New cub joins endangered club


Summary

"This is a delicate period for the cub, but Bai Yun is an experienced mother," the zoo said in a press release.

南宁桑拿

Only about 1,600 giant pandas remain in the wild, and fewer than 180 live in captivity.

In August 1999, Bai Yun gave birth to Hua Mei, who has, in turn, given birth to three sets of twins since moving to China in 2004, including a pair in July.

Fourth cub

The cub is the fourth for Bai Yun, who was put on 24-hour watch after officials detected a foetus and foetal heartbeat through ultrasound images July 18.

The cub's gender was not immediately known.

"All we've seen so far is a leg and a tail," says Dr Ron Swaisgood, co-head of the zoo's panda program.

The panda showed signs of going into labour, getting restless and frequently shifting position in a private den, Dr Swaisgood says.

When the cub finally came, Bai Yun quickly scooped it up and clutched it to her breast.

The cub hardly cried at all – evidence of its mother's deftness.

"Usually the mother will bobble the cub or her paw will slip and the cub will cry until it's repositioned," says Dr Swaisgood.

"But (Bai Yun) was keeping that cub so content it didn't cry at all. It made a few squawks and that was it."

The newborn panda is about the size of a stick of butter, or one-thousandth the size of its mother, Dr Swaisgood says.

Zookeepers will not get near the cub for at least a few days.

They hope to get a clear view of the creature on a closed-circuit camera, but typically a mother panda will hunch protectively over the cub to obscure it.


"This is a delicate period for the cub, but Bai Yun is an experienced mother," the zoo said in a press release.

苏州皮肤管理中心

Only about 1,600 giant pandas remain in the wild, and fewer than 180 live in captivity.

In August 1999, Bai Yun gave birth to Hua Mei, who has, in turn, given birth to three sets of twins since moving to China in 2004, including a pair in July.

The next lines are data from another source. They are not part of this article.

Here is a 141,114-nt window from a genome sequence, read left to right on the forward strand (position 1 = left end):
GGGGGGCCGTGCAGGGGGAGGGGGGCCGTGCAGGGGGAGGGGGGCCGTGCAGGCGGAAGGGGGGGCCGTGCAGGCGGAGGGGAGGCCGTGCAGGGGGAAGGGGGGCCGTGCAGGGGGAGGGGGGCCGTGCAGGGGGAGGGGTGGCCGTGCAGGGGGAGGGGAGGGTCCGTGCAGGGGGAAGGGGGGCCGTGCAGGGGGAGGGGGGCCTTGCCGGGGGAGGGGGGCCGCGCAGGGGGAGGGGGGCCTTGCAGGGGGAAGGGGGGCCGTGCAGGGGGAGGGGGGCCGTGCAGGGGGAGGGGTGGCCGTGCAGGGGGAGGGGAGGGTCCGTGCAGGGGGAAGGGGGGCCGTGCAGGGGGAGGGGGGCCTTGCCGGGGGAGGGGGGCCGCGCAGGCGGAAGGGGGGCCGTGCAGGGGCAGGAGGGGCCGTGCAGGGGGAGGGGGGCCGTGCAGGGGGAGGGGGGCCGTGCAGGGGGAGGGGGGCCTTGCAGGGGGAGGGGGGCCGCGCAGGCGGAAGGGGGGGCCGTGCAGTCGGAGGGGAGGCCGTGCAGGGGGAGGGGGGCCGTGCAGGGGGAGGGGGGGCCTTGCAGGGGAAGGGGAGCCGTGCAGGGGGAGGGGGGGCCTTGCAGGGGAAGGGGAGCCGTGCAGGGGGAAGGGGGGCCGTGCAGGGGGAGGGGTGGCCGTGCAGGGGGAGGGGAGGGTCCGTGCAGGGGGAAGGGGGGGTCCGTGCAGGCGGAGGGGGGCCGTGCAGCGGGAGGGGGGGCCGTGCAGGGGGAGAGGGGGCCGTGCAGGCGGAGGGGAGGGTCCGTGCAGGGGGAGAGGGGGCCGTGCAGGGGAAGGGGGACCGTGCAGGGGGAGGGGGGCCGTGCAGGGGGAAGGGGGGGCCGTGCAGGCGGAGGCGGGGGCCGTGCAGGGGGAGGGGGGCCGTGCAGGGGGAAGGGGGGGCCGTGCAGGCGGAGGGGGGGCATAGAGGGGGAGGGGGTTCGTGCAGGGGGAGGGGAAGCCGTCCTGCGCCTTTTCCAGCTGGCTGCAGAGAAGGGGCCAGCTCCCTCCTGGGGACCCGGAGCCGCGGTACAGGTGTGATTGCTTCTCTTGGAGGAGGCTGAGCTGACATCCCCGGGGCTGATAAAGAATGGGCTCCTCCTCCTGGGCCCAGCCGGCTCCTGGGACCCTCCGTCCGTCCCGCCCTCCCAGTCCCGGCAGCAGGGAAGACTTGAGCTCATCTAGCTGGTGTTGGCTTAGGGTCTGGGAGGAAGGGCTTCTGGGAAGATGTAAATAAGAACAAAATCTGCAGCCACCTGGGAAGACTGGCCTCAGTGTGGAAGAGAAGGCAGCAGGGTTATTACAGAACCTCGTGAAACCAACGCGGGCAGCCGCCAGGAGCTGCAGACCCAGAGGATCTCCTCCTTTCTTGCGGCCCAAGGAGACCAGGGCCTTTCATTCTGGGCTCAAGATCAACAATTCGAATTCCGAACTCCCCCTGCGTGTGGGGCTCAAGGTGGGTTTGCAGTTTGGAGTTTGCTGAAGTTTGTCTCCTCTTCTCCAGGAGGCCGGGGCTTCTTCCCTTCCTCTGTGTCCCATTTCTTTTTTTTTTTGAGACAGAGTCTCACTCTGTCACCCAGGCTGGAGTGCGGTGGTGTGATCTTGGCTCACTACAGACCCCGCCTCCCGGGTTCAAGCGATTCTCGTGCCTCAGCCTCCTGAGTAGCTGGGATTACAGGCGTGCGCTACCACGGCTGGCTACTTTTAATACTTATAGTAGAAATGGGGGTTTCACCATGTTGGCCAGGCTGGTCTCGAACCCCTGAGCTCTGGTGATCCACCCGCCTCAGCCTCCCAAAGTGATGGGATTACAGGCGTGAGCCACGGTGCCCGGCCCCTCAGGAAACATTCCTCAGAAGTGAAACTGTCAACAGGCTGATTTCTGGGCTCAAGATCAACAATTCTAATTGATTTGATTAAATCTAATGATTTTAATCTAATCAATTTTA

Fourth cub

The cub is the fourth for Bai Yun, who was put on 24-hour watch after officials detected a foetus and foetal heartbeat through ultrasound images July 18.

The cub's gender was not immediately known.

"All we've seen so far is a leg and a tail," says Dr Ron Swaisgood, co-head of the zoo's panda program.

The panda showed signs of going into labour, getting restless and frequently shifting position in a private den, Dr Swaisgood says.

When the cub finally came, Bai Yun quickly scooped it up and clutched it to her breast.

The cub hardly cried at all – evidence of its mother's deftness.

"Usually the mother will bobble the cub or her paw will slip and the cub will cry until it's repositioned," says Dr Swaisgood.

"But (Bai Yun) was keeping that cub so content it didn't cry at all. It made a few squawks and that was it."

The newborn panda is about the size of a stick of butter, or one-thousandth the size of its mother, Dr Swaisgood says.

Zookeepers will not get near the cub for at least a few days.

They hope to get a clear view of the creature on a closed-circuit camera, but typically a mother panda will hunch protectively over the cub to obscure it.